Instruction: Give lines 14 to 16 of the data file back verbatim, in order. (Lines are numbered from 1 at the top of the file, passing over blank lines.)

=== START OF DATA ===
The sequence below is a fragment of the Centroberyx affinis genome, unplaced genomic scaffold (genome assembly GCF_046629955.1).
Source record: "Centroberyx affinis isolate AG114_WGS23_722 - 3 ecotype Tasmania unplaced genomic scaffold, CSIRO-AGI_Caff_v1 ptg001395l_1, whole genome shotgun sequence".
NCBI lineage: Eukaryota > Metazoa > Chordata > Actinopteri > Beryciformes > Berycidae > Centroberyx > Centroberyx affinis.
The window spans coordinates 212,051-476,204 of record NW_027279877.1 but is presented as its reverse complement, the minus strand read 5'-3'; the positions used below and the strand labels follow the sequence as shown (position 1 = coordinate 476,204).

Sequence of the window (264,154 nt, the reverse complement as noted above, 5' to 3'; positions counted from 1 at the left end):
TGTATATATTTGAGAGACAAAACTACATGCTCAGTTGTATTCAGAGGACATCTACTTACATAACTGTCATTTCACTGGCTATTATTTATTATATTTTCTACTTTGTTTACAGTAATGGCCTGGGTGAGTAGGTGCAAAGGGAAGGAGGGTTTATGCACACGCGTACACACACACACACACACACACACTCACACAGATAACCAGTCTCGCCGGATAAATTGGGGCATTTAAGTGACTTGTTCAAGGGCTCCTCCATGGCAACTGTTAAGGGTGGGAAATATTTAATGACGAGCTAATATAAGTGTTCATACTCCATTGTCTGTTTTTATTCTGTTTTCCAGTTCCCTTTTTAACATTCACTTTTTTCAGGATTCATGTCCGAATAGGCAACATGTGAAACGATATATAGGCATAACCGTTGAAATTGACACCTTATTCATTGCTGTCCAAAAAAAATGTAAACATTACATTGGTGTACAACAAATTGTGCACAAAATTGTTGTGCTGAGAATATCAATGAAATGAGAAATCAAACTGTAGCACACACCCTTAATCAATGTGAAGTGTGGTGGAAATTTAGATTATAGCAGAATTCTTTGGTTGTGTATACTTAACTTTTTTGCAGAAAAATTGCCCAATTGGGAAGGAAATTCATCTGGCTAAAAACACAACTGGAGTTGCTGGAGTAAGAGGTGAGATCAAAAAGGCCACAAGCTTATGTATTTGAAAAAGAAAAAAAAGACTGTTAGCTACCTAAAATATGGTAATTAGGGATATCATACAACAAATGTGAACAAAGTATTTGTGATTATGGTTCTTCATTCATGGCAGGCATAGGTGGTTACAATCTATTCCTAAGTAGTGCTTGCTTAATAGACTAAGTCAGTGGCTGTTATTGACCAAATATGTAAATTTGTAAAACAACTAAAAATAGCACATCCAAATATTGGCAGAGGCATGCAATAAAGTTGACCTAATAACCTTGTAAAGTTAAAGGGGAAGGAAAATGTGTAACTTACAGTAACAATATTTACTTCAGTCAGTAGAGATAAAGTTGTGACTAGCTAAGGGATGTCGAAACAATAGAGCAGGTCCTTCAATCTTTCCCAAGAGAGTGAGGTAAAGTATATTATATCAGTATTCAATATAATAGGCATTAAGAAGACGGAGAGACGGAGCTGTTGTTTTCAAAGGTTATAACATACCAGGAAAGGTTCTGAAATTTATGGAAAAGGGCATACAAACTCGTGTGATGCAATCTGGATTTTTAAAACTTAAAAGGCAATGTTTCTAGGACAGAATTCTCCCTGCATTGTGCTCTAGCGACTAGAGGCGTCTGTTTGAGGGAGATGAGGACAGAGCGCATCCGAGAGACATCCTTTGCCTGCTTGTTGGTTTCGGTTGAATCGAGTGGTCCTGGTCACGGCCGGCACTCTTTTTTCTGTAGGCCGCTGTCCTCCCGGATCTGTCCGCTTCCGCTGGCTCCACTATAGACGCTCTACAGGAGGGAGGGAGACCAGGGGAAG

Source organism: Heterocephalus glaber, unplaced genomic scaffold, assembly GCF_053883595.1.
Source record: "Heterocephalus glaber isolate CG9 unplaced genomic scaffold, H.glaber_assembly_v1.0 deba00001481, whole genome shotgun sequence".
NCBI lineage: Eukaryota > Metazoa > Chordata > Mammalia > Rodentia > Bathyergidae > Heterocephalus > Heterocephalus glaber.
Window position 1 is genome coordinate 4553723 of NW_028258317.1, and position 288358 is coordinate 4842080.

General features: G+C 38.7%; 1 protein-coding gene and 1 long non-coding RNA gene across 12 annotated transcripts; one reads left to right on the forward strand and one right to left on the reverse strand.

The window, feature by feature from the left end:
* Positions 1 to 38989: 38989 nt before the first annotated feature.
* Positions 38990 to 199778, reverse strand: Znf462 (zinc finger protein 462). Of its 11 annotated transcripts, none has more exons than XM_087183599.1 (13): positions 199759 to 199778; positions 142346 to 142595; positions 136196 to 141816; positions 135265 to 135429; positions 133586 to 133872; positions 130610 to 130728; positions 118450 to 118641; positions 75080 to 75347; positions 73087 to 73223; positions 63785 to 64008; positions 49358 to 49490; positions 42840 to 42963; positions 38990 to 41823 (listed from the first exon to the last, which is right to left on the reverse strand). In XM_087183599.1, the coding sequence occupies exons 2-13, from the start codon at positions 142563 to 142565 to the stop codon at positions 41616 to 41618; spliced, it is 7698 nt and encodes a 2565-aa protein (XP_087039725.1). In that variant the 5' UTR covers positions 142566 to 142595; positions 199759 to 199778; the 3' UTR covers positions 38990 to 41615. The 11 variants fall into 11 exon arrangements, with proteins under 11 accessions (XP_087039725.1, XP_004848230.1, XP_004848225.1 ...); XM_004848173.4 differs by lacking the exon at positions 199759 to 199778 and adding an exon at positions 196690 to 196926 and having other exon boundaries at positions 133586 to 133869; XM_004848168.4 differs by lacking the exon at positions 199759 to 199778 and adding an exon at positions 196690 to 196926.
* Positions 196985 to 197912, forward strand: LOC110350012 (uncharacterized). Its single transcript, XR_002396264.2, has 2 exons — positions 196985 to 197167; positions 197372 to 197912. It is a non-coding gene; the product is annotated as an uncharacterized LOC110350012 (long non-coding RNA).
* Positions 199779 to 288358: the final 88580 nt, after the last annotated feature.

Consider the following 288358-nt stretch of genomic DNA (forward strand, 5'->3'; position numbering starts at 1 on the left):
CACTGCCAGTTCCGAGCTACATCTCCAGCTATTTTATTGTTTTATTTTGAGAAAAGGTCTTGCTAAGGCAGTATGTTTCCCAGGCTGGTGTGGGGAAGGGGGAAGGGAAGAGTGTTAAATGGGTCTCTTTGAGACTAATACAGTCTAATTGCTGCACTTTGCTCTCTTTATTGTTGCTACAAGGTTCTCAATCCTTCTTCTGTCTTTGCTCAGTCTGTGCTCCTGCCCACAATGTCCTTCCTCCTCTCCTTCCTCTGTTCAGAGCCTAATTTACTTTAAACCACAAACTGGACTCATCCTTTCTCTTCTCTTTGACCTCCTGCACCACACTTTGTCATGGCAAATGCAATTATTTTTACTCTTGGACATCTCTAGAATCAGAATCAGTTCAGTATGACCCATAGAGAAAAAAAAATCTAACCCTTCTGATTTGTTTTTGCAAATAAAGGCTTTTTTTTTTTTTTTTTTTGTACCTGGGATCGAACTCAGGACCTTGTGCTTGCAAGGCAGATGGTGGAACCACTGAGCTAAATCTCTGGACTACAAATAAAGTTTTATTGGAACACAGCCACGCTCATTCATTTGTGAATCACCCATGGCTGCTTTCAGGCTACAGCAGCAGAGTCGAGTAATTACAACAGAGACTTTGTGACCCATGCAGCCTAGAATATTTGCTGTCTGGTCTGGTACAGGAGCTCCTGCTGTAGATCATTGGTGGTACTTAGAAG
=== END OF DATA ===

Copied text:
* Positions 38990 to 199778, reverse strand: Znf462 (zinc finger protein 462). Of its 11 annotated transcripts, none has more exons than XM_087183599.1 (13): positions 199759 to 199778; positions 142346 to 142595; positions 136196 to 141816; positions 135265 to 135429; positions 133586 to 133872; positions 130610 to 130728; positions 118450 to 118641; positions 75080 to 75347; positions 73087 to 73223; positions 63785 to 64008; positions 49358 to 49490; positions 42840 to 42963; positions 38990 to 41823 (listed from the first exon to the last, which is right to left on the reverse strand). In XM_087183599.1, the coding sequence occupies exons 2-13, from the start codon at positions 142563 to 142565 to the stop codon at positions 41616 to 41618; spliced, it is 7698 nt and encodes a 2565-aa protein (XP_087039725.1). In that variant the 5' UTR covers positions 142566 to 142595; positions 199759 to 199778; the 3' UTR covers positions 38990 to 41615. The 11 variants fall into 11 exon arrangements, with proteins under 11 accessions (XP_087039725.1, XP_004848230.1, XP_004848225.1 ...); XM_004848173.4 differs by lacking the exon at positions 199759 to 199778 and adding an exon at positions 196690 to 196926 and having other exon boundaries at positions 133586 to 133869; XM_004848168.4 differs by lacking the exon at positions 199759 to 199778 and adding an exon at positions 196690 to 196926.
* Positions 196985 to 197912, forward strand: LOC110350012 (uncharacterized). Its single transcript, XR_002396264.2, has 2 exons — positions 196985 to 197167; positions 197372 to 197912. It is a non-coding gene; the product is annotated as an uncharacterized LOC110350012 (long non-coding RNA).
* Positions 199779 to 288358: the final 88580 nt, after the last annotated feature.